RALEIGH, N.C. — The Triangle is home to many college students and professors who get involved on the world stage. A Raleigh professor was in Kenya, in east Africa, teaching several weeks ago and found himself face to face with one of the most important figures in a major conflict.
The violence in Darfur has been called the world's worst humanitarian crisis. The Sudanese government denies accusations that it's behind an Arab militia that has slaughtered tens of thousands of black Africans.
"The tragedy of Darfur, I think that's a message that needs to be heard," said Dr. James Seymour.
Seymour, chair of the philosophy and religion department at St. Augustine's College, heard directly from a major player in the conflict, Abdelwahid Mohamed al-Nur. He leads a large faction of the Sudan Liberation Army that refused to sign a May peace agreement. Seymour met the rebel leader through a student he taught in Kenya.
"He told me that night he'd be meeting with an important person from Darfur, and he said, 'Would you like to join me?'" said Seymour. "Really, I had no idea the significance of that."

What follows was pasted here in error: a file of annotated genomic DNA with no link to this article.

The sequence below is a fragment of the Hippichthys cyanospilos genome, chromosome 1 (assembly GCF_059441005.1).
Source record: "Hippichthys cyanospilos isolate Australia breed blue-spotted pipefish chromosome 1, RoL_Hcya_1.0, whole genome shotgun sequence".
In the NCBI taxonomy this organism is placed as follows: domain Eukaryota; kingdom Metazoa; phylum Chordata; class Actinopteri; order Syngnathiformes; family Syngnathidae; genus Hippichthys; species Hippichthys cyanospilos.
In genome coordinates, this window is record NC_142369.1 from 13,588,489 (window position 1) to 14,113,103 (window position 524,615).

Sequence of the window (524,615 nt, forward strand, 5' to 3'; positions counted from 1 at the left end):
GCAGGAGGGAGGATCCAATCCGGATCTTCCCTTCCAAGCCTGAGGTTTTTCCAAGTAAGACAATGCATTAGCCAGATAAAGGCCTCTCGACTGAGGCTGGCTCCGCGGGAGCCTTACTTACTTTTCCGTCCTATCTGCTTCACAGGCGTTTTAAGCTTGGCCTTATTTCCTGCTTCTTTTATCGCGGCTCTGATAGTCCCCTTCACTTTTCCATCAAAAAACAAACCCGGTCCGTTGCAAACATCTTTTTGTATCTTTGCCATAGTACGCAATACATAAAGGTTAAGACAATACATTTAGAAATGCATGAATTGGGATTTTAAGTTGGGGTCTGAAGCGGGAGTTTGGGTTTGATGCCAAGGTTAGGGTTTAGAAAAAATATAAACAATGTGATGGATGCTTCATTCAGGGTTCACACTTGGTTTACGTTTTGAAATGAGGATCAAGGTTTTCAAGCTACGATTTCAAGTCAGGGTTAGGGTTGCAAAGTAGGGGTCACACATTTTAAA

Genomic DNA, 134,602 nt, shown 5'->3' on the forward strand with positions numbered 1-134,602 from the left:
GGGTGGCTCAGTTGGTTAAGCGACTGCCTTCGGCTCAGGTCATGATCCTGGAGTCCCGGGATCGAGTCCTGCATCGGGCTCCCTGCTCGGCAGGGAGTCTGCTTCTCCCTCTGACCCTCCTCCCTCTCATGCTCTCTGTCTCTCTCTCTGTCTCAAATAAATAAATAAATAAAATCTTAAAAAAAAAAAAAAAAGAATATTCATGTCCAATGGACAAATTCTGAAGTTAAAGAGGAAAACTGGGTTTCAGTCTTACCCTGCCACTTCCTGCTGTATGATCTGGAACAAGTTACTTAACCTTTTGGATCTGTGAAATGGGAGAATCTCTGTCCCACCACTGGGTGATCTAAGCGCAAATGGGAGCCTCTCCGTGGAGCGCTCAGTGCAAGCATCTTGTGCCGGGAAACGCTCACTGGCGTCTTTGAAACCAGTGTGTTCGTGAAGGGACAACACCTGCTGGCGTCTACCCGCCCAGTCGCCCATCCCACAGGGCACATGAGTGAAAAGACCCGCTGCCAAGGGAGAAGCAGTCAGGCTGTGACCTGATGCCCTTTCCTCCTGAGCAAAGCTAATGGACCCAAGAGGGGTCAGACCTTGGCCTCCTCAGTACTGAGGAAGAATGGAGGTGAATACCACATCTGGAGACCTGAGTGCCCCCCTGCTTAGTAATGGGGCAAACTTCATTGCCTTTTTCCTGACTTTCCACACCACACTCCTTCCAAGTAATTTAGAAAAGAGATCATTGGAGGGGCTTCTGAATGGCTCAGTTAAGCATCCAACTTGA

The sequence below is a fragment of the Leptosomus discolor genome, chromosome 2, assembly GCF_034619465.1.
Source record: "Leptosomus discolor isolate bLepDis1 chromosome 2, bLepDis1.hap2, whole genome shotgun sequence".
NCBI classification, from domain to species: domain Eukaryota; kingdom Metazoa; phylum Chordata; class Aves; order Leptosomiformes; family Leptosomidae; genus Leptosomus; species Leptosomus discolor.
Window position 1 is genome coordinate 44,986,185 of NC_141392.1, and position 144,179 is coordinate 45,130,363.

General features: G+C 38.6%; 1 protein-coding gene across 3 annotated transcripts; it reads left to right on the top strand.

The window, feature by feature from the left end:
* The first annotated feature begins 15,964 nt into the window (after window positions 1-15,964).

The meeting came just days after the peace agreement was reached. At the time, al-Nur explained why he didn't sign it.
"The government of Sudan must apologize, a public apology that they (commited) crimes," said al-Nur.
He said the agreement must also include adequate compensation and power sharing for Darfurians.
"My hope is that American administration, (President George) Bush will accept my idea, because it's only way to convince millions of Darfurians who are demonstrating against the agreement," he said.
It's an agreement Seymour said he prays will somehow lead to peace for a part of the world he loves.
"I have deep respect and love for people on the continent of Africa and African Americans," he said. "This is my life's work."
It's work that's far from done. The interview that Seymour taped with the rebel leader will be part of a documentary that film students at Saint Augustine's College are putting it together. It will be called "Africa Stories: From Heartache To Hope."